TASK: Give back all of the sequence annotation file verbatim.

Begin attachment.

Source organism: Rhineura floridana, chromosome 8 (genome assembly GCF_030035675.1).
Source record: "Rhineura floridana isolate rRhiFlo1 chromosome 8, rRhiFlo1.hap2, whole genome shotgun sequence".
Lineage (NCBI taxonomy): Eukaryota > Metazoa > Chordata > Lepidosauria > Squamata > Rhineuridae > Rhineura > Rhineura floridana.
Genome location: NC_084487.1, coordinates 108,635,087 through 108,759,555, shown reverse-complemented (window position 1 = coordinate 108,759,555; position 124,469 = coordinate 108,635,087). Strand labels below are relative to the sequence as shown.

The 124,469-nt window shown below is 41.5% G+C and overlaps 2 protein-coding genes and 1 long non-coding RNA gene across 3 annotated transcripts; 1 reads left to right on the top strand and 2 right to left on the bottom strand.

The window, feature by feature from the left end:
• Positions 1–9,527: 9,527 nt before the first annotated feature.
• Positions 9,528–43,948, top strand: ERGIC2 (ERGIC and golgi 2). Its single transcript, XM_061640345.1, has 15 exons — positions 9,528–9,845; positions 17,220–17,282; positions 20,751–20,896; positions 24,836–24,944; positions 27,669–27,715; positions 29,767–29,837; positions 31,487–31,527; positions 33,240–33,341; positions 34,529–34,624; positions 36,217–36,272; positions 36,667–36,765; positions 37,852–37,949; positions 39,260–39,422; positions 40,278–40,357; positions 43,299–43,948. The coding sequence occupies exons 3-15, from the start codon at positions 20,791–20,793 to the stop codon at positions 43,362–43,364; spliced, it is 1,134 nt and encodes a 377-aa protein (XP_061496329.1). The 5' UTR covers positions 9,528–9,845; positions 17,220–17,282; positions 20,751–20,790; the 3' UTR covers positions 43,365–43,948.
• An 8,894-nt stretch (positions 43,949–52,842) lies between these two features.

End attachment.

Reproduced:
Source organism: Rhineura floridana, chromosome 8 (genome assembly GCF_030035675.1).
Source record: "Rhineura floridana isolate rRhiFlo1 chromosome 8, rRhiFlo1.hap2, whole genome shotgun sequence".
Lineage (NCBI taxonomy): Eukaryota > Metazoa > Chordata > Lepidosauria > Squamata > Rhineuridae > Rhineura > Rhineura floridana.
Genome location: NC_084487.1, coordinates 108,635,087 through 108,759,555, shown reverse-complemented (window position 1 = coordinate 108,759,555; position 124,469 = coordinate 108,635,087). Strand labels below are relative to the sequence as shown.

The 124,469-nt window shown below is 41.5% G+C and overlaps 2 protein-coding genes and 1 long non-coding RNA gene across 3 annotated transcripts; 1 reads left to right on the top strand and 2 right to left on the bottom strand.

The window, feature by feature from the left end:
• Positions 1–9,527: 9,527 nt before the first annotated feature.
• Positions 9,528–43,948, top strand: ERGIC2 (ERGIC and golgi 2). Its single transcript, XM_061640345.1, has 15 exons — positions 9,528–9,845; positions 17,220–17,282; positions 20,751–20,896; positions 24,836–24,944; positions 27,669–27,715; positions 29,767–29,837; positions 31,487–31,527; positions 33,240–33,341; positions 34,529–34,624; positions 36,217–36,272; positions 36,667–36,765; positions 37,852–37,949; positions 39,260–39,422; positions 40,278–40,357; positions 43,299–43,948. The coding sequence occupies exons 3-15, from the start codon at positions 20,791–20,793 to the stop codon at positions 43,362–43,364; spliced, it is 1,134 nt and encodes a 377-aa protein (XP_061496329.1). The 5' UTR covers positions 9,528–9,845; positions 17,220–17,282; positions 20,751–20,790; the 3' UTR covers positions 43,365–43,948.
• An 8,894-nt stretch (positions 43,949–52,842) lies between these two features.